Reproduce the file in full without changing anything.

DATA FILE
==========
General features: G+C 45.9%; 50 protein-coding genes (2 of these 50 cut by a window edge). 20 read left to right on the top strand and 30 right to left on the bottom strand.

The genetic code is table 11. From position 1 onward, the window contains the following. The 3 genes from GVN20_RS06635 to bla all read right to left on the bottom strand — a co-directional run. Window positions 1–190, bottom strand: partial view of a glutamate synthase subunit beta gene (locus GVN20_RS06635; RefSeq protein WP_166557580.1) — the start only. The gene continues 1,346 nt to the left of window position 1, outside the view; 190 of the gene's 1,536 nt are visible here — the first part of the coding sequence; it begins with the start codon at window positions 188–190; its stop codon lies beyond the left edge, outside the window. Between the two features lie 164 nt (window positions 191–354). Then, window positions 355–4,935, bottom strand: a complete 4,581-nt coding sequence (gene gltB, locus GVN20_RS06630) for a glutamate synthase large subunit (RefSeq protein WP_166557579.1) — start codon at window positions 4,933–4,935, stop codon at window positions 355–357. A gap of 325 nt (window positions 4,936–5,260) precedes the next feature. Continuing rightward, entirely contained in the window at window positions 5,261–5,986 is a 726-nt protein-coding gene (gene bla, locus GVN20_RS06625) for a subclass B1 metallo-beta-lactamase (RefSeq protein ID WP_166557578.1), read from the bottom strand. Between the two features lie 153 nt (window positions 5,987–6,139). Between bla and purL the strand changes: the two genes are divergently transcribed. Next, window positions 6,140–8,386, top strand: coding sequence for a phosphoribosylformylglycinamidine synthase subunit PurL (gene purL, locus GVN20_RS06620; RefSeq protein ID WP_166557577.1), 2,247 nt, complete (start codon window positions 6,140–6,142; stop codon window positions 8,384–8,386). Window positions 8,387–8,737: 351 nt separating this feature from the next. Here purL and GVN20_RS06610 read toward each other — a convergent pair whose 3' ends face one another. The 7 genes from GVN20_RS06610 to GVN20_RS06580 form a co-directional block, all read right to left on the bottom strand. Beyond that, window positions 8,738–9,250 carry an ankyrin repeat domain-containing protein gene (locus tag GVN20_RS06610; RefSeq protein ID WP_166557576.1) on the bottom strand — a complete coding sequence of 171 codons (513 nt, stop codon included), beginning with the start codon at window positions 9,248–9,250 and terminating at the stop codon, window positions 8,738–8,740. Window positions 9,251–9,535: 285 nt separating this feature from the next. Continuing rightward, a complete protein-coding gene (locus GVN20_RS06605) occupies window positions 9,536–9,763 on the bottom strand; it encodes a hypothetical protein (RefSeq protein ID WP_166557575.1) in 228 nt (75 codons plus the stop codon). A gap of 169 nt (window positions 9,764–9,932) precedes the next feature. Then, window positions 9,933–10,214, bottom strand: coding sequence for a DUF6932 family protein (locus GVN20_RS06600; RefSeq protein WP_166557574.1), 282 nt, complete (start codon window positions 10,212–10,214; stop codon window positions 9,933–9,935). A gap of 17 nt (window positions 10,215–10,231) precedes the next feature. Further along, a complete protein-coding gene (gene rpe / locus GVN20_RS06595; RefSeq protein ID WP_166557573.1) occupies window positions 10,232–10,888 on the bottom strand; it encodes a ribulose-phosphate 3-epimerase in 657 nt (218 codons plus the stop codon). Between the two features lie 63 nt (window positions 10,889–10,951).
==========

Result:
General features: G+C 45.9%; 50 protein-coding genes (2 of these 50 cut by a window edge). 20 read left to right on the top strand and 30 right to left on the bottom strand.

The genetic code is table 11. From position 1 onward, the window contains the following. The 3 genes from GVN20_RS06635 to bla all read right to left on the bottom strand — a co-directional run. Window positions 1–190, bottom strand: partial view of a glutamate synthase subunit beta gene (locus GVN20_RS06635; RefSeq protein WP_166557580.1) — the start only. The gene continues 1,346 nt to the left of window position 1, outside the view; 190 of the gene's 1,536 nt are visible here — the first part of the coding sequence; it begins with the start codon at window positions 188–190; its stop codon lies beyond the left edge, outside the window. Between the two features lie 164 nt (window positions 191–354). Then, window positions 355–4,935, bottom strand: a complete 4,581-nt coding sequence (gene gltB, locus GVN20_RS06630) for a glutamate synthase large subunit (RefSeq protein WP_166557579.1) — start codon at window positions 4,933–4,935, stop codon at window positions 355–357. A gap of 325 nt (window positions 4,936–5,260) precedes the next feature. Continuing rightward, entirely contained in the window at window positions 5,261–5,986 is a 726-nt protein-coding gene (gene bla, locus GVN20_RS06625) for a subclass B1 metallo-beta-lactamase (RefSeq protein ID WP_166557578.1), read from the bottom strand. Between the two features lie 153 nt (window positions 5,987–6,139). Between bla and purL the strand changes: the two genes are divergently transcribed. Next, window positions 6,140–8,386, top strand: coding sequence for a phosphoribosylformylglycinamidine synthase subunit PurL (gene purL, locus GVN20_RS06620; RefSeq protein ID WP_166557577.1), 2,247 nt, complete (start codon window positions 6,140–6,142; stop codon window positions 8,384–8,386). Window positions 8,387–8,737: 351 nt separating this feature from the next. Here purL and GVN20_RS06610 read toward each other — a convergent pair whose 3' ends face one another. The 7 genes from GVN20_RS06610 to GVN20_RS06580 form a co-directional block, all read right to left on the bottom strand. Beyond that, window positions 8,738–9,250 carry an ankyrin repeat domain-containing protein gene (locus tag GVN20_RS06610; RefSeq protein ID WP_166557576.1) on the bottom strand — a complete coding sequence of 171 codons (513 nt, stop codon included), beginning with the start codon at window positions 9,248–9,250 and terminating at the stop codon, window positions 8,738–8,740. Window positions 9,251–9,535: 285 nt separating this feature from the next. Continuing rightward, a complete protein-coding gene (locus GVN20_RS06605) occupies window positions 9,536–9,763 on the bottom strand; it encodes a hypothetical protein (RefSeq protein ID WP_166557575.1) in 228 nt (75 codons plus the stop codon). A gap of 169 nt (window positions 9,764–9,932) precedes the next feature. Then, window positions 9,933–10,214, bottom strand: coding sequence for a DUF6932 family protein (locus GVN20_RS06600; RefSeq protein WP_166557574.1), 282 nt, complete (start codon window positions 10,212–10,214; stop codon window positions 9,933–9,935). A gap of 17 nt (window positions 10,215–10,231) precedes the next feature. Further along, a complete protein-coding gene (gene rpe / locus GVN20_RS06595; RefSeq protein ID WP_166557573.1) occupies window positions 10,232–10,888 on the bottom strand; it encodes a ribulose-phosphate 3-epimerase in 657 nt (218 codons plus the stop codon). Between the two features lie 63 nt (window positions 10,889–10,951).